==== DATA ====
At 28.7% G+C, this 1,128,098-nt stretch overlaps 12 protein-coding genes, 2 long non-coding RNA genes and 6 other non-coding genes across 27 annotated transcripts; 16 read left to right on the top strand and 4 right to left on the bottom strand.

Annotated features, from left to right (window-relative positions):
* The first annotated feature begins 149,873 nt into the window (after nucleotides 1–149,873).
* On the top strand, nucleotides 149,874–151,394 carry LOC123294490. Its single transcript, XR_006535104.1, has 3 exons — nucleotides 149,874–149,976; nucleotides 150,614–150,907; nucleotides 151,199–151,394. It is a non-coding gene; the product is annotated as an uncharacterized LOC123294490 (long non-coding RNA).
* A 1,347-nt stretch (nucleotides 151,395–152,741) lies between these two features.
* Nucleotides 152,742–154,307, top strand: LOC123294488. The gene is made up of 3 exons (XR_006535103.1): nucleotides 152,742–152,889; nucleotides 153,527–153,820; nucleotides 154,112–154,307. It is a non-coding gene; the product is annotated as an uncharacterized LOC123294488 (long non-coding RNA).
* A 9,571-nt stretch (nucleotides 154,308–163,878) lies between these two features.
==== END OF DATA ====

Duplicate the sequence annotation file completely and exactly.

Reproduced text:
At 28.7% G+C, this 1,128,098-nt stretch overlaps 12 protein-coding genes, 2 long non-coding RNA genes and 6 other non-coding genes across 27 annotated transcripts; 16 read left to right on the top strand and 4 right to left on the bottom strand.

Annotated features, from left to right (window-relative positions):
* The first annotated feature begins 149,873 nt into the window (after nucleotides 1–149,873).
* On the top strand, nucleotides 149,874–151,394 carry LOC123294490. Its single transcript, XR_006535104.1, has 3 exons — nucleotides 149,874–149,976; nucleotides 150,614–150,907; nucleotides 151,199–151,394. It is a non-coding gene; the product is annotated as an uncharacterized LOC123294490 (long non-coding RNA).
* A 1,347-nt stretch (nucleotides 151,395–152,741) lies between these two features.
* Nucleotides 152,742–154,307, top strand: LOC123294488. The gene is made up of 3 exons (XR_006535103.1): nucleotides 152,742–152,889; nucleotides 153,527–153,820; nucleotides 154,112–154,307. It is a non-coding gene; the product is annotated as an uncharacterized LOC123294488 (long non-coding RNA).
* A 9,571-nt stretch (nucleotides 154,308–163,878) lies between these two features.